Wednesday, February 1, 2012

A Positive Social Context For Evolutionary Theory

Now we all know that evolution can have a pretty bad rep. Apart from the people that flat out refuse to believe in it, those that cannot help accept at least the basic principles still can feel uneasy about what it implies. The misconceptions from the Selfish Gene and the constant referring to things like the Holocaust as "Social Darwinism" implies a lot about the morality of humans and our place in the natural world. Natural selection is amoral, no doubt about that, but applying evolutionary principles to human society can bring on some of the most immoral acts ever to fall upon humanity, right? I mean evolution by natural selection is every man, woman and child for themselves right? Screwing over your neighbor to get ahead? We couldn't possibly base a moral society on such immoral principles. How did morality even evolve anyway? See, there has to be something that transcends pure biology and natural selection to answer these questions. I may accept evolution, but I would never suggest reverting to such a primal, barbaric way of life.

Ignoring the fact that if there is one model for society that rewards the guy that screws over his neighbors to get ahead it is capitalism. Ignoring the fact that countless immoral and terrbile things, Holocaust included, were done in the name of religion and by people who didn't even believe in speciation or the theory of evolution. Ignoring the fact that there are chapters in these evolution books like "Nice Guys Finish First" that are dedicated entirely to answering these sorts of questions. Regardless of the terrible rep that evolutionary principles have in the minds of many non-biologists out there, thanks in part to a sensationalist media (and in part to poor communication on the part of scientists, let's keep it real), what does the evidence tell us about the application of evolutionary principles to our society? And I mean real evolutionary principles, not some randomer with no biological background slapping a name on a historical period.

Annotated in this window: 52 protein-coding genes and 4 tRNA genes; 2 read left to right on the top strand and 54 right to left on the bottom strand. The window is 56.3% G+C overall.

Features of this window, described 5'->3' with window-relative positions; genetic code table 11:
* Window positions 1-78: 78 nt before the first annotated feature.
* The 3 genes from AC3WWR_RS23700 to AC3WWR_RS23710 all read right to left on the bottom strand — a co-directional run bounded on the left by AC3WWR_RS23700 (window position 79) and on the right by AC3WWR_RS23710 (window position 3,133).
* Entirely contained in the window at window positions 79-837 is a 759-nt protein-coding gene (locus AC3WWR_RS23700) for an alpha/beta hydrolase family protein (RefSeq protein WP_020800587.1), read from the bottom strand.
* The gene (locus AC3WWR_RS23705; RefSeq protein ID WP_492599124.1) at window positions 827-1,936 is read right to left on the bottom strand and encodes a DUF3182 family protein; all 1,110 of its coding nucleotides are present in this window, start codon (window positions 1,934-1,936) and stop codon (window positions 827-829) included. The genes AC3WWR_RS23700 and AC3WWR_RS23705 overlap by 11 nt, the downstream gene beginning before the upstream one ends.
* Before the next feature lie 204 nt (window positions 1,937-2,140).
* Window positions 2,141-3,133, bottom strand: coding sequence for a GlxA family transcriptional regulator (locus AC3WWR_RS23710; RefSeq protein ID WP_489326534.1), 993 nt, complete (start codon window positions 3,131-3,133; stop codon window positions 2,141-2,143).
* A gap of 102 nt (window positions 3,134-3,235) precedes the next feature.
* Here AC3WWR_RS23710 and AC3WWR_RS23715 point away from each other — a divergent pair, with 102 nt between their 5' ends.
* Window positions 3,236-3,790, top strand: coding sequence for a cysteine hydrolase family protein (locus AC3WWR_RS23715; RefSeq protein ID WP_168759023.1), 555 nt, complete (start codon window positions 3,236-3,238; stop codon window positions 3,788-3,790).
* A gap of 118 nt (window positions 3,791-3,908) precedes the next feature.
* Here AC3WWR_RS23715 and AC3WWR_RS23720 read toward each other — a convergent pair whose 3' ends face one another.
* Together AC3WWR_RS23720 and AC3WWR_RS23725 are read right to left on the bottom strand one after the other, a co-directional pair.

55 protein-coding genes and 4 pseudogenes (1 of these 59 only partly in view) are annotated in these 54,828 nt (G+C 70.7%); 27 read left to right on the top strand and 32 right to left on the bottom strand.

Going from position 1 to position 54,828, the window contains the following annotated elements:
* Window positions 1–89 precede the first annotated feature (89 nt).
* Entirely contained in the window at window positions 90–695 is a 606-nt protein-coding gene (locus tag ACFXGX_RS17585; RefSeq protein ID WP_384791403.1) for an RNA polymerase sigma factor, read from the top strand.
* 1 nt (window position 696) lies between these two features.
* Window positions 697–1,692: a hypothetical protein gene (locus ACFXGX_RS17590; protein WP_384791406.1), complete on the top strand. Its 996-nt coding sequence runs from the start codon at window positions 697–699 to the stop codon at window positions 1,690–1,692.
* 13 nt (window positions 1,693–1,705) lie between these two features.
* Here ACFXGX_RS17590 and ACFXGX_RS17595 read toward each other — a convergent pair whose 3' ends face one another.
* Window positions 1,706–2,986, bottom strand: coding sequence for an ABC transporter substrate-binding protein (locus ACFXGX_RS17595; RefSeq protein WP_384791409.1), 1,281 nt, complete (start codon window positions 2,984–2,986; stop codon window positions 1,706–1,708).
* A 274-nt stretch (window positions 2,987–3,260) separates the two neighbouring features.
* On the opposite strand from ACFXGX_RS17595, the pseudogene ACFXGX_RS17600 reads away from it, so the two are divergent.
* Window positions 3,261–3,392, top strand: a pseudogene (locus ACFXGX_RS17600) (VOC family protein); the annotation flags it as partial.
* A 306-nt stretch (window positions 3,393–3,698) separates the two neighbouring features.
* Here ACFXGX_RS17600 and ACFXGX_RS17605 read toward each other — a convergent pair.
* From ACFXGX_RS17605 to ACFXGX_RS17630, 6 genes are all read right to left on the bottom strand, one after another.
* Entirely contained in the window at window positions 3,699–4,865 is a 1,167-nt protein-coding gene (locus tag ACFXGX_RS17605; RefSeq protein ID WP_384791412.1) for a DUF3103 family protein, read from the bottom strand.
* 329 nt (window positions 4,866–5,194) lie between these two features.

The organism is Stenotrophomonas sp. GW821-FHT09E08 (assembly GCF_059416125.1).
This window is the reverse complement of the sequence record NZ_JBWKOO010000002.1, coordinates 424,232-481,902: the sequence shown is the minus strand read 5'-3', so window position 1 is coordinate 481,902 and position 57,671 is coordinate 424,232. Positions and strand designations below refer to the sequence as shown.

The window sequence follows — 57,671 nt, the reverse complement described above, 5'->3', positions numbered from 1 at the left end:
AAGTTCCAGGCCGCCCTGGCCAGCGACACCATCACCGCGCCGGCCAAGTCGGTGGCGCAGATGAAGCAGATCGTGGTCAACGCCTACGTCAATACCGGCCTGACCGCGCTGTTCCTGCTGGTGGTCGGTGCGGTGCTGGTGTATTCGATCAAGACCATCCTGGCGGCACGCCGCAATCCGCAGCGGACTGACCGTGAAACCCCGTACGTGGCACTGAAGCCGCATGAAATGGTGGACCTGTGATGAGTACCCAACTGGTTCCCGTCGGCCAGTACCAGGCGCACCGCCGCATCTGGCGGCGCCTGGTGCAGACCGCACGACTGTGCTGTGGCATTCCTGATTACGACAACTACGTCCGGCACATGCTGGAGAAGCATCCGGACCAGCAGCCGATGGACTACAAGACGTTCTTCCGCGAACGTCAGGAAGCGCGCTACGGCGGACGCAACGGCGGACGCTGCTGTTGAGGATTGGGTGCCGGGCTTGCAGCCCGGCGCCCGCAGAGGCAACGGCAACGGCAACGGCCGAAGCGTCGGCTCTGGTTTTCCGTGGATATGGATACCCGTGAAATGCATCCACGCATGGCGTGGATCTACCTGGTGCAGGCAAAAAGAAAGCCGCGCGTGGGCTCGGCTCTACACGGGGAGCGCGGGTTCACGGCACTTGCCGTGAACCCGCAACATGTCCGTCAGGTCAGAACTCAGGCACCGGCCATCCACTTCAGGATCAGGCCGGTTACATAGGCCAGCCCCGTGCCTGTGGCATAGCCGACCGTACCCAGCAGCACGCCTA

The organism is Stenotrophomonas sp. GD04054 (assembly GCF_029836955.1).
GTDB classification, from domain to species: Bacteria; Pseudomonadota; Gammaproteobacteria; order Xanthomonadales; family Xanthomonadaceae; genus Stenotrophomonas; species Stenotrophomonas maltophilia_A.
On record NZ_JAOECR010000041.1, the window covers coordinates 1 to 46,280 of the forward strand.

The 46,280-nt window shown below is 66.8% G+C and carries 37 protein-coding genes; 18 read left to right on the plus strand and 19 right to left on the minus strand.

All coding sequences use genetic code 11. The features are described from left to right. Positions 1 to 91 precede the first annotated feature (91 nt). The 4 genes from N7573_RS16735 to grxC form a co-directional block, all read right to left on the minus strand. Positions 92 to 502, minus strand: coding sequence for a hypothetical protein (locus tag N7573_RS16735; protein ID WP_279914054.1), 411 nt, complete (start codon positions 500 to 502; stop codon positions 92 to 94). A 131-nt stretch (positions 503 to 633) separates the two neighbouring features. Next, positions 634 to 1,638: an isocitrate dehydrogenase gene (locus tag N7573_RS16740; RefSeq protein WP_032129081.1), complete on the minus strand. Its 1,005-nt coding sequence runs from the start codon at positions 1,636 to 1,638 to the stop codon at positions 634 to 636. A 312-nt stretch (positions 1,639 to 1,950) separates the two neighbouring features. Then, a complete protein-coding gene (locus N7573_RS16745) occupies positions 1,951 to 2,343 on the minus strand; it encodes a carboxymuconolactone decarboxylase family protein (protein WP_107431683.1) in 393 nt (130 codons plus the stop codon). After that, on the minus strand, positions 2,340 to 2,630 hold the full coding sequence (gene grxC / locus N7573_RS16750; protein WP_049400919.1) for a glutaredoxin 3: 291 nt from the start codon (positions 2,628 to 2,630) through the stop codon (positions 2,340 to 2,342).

David Sloan Wilson is a very famous American biologist that has contributed enormously to the field of Anthropology and Evolutionary Theory. Although I disagree with his position on the unit of selection debate, I think the project that he is undertaking is freaking fantastic.

For those of you who cannot access that Nature article, here are the highlights:

Some seven years ago he set out to see whether the residents of Binghamton could be made more caring by improving their environment using evolutionary principles. Wilson began with a survey, asking locals to what extent they agreed with statements such as 'It is important to help other people'. He combined this information with other measures of community spirit — from the number of people who display Christmas decorations, to the rate of return of deliberately 'lost' letters. Using technology based on geographical information systems (GIS), he turned the data into maps of the city, revealing caring and less-caring areas as nice 'hills' and nasty 'valleys'.

Wilson's studies of local schoolchildren showed that those with strong social tendencies hailed disproportionately from supportive neighbourhoods; statistical analyses confirmed that this relationship was not an artefact driven by another variable, such as income. He argues that children can be made into 'good Samaritans' or 'bad eggs' by their surroundings because, like other animals, humans are predisposed to cooperate selectively with those who are likely to reciprocate.